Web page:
- John Gaines
How can a man maintain stability and order in a city where volatile race relations are about to boil over? In Thud! an installment of Terry Pratchett’s long-running Discworld series, Commander Vimes of the City Watch must deal with the erupting tensions between trolls and dwarves following the unexplained death of Hamcrusher, a high-ranking dwarf. Like most of Pratchett’s entries in this series, the humor in Thud! is self-contained and does not require knowledge of prior novels. It offers a mixture of satire of fantasy tropes with real-world issues and conflicts. Reliant on verbal humor and character development, the book is a good choice for fans of British genre satire such as The Hitchhiker’s Guide to the Galaxy.
Much of the humor of Thud! comes from its nimble satire of fantasy creatures, delighting in nontraditional portrayals of genre standards such as trolls and vampires. In Ankh-Morpork, the city in which this novel (and most of the Discworld series) takes place, vampires subscribe to the “Temperance League” to prove they are no threat to the living, and trolls are sentient rock formations. Ankh-Morpork itself is a seemingly bottomless metropolis built on the ruins of earlier versions of itself that uses a variety of bizarre inventions and magic. It can best be considered the “Renaissance” or “Early Modern” world that a typical fantasy universe would eventually progress to.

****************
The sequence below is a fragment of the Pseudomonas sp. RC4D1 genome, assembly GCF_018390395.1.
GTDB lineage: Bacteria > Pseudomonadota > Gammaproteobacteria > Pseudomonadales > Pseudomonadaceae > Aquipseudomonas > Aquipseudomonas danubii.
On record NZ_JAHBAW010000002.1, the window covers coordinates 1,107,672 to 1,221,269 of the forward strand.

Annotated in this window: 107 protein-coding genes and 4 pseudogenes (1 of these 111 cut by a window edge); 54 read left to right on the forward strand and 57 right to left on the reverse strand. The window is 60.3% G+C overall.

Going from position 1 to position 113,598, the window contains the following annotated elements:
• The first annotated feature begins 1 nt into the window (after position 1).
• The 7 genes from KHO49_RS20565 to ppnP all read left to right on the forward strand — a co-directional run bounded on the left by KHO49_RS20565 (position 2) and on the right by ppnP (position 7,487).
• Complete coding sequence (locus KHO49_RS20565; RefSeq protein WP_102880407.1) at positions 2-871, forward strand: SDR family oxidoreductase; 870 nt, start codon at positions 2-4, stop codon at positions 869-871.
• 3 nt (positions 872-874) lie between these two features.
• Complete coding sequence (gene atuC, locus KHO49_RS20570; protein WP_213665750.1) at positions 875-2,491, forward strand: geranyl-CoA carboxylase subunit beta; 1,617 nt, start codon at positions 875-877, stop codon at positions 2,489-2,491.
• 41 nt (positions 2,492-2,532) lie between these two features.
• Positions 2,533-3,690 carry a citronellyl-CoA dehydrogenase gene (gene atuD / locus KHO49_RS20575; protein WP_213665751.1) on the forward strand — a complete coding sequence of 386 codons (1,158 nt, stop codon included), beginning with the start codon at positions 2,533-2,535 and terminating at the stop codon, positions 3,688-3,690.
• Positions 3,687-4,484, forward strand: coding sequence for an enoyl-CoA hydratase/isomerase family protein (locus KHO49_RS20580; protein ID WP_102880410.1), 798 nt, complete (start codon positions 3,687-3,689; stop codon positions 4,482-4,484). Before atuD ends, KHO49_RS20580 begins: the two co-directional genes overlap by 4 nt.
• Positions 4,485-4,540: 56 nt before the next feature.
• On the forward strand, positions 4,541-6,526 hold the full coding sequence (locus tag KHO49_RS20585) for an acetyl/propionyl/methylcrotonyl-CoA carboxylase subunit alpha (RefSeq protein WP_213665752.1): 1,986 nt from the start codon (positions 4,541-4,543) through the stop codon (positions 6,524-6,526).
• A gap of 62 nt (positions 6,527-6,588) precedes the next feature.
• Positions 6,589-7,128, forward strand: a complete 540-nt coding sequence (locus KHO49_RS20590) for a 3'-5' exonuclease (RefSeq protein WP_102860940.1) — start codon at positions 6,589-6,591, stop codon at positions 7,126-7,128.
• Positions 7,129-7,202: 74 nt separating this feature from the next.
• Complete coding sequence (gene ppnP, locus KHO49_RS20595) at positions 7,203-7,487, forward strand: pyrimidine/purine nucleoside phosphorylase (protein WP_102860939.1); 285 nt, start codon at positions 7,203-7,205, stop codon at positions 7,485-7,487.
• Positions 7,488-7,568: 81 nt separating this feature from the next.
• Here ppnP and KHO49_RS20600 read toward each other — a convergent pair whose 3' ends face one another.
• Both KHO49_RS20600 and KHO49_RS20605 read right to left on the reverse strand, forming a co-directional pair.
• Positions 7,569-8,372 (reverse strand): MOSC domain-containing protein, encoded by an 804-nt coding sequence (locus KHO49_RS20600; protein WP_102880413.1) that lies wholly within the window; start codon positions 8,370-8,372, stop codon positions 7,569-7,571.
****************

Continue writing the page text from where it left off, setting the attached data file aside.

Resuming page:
The other appeal of Thud’s humor comes from the characterizations of Vimes and the other members of the Watch. They are a diverse and bizarre group. From Vimes himself, a determined and driven man hobbled by his prejudice against vampires and dwarves, to Carrot, an “upworld” dwarf, to Nobbs, an ugly man who has to carry around a certificate as proof that he is human, they are characters whose quirks and unusual methods of problem-solving are a rich vein of humor. Many comedic surprises wait along the way as they try to solve the mystery of Hamcrusher’s murder and are forced into uncomfortable situations amidst the politics of trolls and dwarves.
Pratchett uses a somewhat unconventional writing style, which is primarily marked by the fact that he does not use chapter divisions. This creates a sense that his narrative is a continuous flow with the only breaks being the end of paragraphs and shifts between the characters who are the narrative focus. This writing technique creates a seamless flow that can be engaging but can be difficult for readers reliant on traditional chapter breaks to begin and end reading sessions to manage. His distinct writing choice is the only difficulty most readers should have in enjoying Thud!--one of the most engaging and funny novels in the Discworld series.